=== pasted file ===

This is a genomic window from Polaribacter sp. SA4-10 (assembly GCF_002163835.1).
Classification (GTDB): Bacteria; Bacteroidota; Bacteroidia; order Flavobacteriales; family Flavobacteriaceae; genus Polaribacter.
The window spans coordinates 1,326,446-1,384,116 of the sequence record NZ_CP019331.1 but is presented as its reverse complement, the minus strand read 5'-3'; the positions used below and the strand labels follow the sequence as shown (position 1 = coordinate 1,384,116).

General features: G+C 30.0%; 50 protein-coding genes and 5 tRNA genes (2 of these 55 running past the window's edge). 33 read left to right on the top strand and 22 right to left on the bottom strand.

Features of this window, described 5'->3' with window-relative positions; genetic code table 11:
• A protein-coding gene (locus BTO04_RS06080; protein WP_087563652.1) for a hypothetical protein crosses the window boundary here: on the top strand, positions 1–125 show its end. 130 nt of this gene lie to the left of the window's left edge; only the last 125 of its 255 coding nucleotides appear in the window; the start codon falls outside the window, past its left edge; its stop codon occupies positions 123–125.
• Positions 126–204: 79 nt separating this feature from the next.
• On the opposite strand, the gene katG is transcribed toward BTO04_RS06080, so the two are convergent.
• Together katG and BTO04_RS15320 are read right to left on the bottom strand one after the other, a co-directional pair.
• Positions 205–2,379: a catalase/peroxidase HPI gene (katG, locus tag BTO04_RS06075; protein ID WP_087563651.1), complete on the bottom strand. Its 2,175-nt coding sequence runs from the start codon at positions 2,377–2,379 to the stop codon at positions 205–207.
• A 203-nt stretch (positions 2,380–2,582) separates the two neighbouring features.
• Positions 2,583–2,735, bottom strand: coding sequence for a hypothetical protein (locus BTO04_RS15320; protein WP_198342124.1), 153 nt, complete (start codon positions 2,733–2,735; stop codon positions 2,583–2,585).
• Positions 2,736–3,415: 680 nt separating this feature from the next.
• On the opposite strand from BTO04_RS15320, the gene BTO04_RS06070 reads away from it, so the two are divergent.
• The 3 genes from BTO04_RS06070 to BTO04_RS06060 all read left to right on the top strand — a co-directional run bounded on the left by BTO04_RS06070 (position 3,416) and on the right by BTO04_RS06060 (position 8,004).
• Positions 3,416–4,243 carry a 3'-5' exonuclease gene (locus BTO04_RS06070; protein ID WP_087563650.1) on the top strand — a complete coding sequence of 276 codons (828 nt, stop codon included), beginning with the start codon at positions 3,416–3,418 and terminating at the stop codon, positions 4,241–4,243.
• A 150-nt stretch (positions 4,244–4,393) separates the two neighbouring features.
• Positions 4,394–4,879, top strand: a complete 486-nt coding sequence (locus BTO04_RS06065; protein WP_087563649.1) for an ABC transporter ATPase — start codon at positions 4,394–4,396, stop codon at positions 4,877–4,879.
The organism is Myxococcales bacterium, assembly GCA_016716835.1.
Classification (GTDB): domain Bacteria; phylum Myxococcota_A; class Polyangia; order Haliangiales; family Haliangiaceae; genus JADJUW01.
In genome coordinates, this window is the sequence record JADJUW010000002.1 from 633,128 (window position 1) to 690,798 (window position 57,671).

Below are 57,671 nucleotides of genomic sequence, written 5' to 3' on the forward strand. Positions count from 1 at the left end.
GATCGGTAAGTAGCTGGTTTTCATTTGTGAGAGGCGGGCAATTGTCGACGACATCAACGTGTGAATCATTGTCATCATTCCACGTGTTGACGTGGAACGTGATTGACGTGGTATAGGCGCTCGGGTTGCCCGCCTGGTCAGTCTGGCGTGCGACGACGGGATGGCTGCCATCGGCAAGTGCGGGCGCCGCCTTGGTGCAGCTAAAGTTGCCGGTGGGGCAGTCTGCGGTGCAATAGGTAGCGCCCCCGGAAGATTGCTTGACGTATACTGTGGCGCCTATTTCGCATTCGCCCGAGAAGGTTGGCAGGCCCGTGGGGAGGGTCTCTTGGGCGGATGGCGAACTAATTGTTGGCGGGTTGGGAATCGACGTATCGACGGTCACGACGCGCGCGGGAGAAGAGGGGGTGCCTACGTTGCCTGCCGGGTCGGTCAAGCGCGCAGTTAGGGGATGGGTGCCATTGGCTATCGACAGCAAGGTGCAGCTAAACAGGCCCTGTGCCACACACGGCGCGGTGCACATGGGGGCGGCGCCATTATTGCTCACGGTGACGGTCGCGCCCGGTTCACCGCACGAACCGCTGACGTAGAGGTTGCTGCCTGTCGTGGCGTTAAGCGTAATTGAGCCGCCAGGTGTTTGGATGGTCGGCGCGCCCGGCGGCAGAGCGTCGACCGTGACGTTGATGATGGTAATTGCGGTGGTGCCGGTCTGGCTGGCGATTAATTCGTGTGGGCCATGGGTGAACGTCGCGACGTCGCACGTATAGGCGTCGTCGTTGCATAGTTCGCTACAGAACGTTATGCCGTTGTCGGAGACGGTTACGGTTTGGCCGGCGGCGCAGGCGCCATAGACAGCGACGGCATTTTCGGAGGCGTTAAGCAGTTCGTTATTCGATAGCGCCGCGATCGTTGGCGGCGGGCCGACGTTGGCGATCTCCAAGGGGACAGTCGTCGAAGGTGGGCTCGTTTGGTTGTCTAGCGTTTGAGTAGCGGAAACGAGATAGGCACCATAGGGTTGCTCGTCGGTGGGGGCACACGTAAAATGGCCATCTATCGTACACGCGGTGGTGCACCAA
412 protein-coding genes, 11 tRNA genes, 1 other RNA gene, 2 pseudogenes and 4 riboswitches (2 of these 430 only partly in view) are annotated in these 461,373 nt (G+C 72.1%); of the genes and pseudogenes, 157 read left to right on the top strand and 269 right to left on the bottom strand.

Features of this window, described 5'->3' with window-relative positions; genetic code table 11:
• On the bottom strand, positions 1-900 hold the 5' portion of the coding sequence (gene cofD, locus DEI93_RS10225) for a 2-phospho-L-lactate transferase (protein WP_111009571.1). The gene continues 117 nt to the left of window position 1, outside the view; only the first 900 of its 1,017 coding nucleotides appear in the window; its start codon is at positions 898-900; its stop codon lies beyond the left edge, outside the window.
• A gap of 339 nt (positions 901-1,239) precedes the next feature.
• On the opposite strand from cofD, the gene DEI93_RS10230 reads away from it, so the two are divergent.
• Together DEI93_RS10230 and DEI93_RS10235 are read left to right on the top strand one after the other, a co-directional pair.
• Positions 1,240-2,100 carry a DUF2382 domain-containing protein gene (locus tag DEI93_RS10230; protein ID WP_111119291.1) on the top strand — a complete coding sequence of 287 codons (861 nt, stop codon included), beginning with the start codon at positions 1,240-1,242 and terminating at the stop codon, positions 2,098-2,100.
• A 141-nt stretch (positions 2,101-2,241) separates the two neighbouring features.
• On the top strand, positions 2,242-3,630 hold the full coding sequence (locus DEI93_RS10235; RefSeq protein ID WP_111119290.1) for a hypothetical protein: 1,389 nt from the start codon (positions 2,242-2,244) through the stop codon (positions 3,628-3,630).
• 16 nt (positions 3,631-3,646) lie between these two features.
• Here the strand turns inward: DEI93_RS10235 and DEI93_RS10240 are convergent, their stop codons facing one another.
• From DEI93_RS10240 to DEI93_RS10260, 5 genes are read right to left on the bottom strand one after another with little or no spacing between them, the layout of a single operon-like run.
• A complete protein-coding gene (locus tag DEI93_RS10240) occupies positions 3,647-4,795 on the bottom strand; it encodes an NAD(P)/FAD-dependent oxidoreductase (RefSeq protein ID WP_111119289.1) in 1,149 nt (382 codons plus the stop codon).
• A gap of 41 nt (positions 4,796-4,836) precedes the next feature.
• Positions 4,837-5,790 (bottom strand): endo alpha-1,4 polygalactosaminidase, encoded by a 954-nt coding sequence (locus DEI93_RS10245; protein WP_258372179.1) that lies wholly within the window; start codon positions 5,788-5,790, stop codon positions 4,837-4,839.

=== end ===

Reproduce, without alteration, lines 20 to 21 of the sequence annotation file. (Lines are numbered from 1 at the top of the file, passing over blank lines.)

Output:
Classification (GTDB): domain Bacteria; phylum Myxococcota_A; class Polyangia; order Haliangiales; family Haliangiaceae; genus JADJUW01.
In genome coordinates, this window is the sequence record JADJUW010000002.1 from 633,128 (window position 1) to 690,798 (window position 57,671).